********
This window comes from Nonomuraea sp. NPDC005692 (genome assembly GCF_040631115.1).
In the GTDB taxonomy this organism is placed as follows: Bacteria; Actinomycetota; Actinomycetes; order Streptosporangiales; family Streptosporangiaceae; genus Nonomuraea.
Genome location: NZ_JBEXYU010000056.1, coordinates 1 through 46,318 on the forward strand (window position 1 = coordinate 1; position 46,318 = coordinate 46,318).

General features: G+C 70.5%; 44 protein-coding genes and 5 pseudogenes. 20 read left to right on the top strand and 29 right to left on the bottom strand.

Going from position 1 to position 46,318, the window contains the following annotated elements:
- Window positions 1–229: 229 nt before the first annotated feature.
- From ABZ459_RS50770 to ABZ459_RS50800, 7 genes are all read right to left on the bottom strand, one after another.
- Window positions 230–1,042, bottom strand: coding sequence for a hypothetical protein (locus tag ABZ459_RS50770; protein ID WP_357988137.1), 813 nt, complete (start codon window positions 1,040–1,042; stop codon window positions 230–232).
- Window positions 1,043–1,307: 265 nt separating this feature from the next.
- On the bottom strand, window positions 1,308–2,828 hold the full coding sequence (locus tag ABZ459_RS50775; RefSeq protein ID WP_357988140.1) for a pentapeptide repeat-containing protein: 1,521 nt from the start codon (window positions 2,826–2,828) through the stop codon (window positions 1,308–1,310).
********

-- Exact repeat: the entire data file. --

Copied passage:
This window comes from Nonomuraea sp. NPDC005692 (genome assembly GCF_040631115.1).
In the GTDB taxonomy this organism is placed as follows: Bacteria; Actinomycetota; Actinomycetes; order Streptosporangiales; family Streptosporangiaceae; genus Nonomuraea.
Genome location: NZ_JBEXYU010000056.1, coordinates 1 through 46,318 on the forward strand (window position 1 = coordinate 1; position 46,318 = coordinate 46,318).

General features: G+C 70.5%; 44 protein-coding genes and 5 pseudogenes. 20 read left to right on the top strand and 29 right to left on the bottom strand.

Going from position 1 to position 46,318, the window contains the following annotated elements:
- Window positions 1–229: 229 nt before the first annotated feature.
- From ABZ459_RS50770 to ABZ459_RS50800, 7 genes are all read right to left on the bottom strand, one after another.
- Window positions 230–1,042, bottom strand: coding sequence for a hypothetical protein (locus tag ABZ459_RS50770; protein ID WP_357988137.1), 813 nt, complete (start codon window positions 1,040–1,042; stop codon window positions 230–232).
- Window positions 1,043–1,307: 265 nt separating this feature from the next.
- On the bottom strand, window positions 1,308–2,828 hold the full coding sequence (locus tag ABZ459_RS50775; RefSeq protein ID WP_357988140.1) for a pentapeptide repeat-containing protein: 1,521 nt from the start codon (window positions 2,826–2,828) through the stop codon (window positions 1,308–1,310).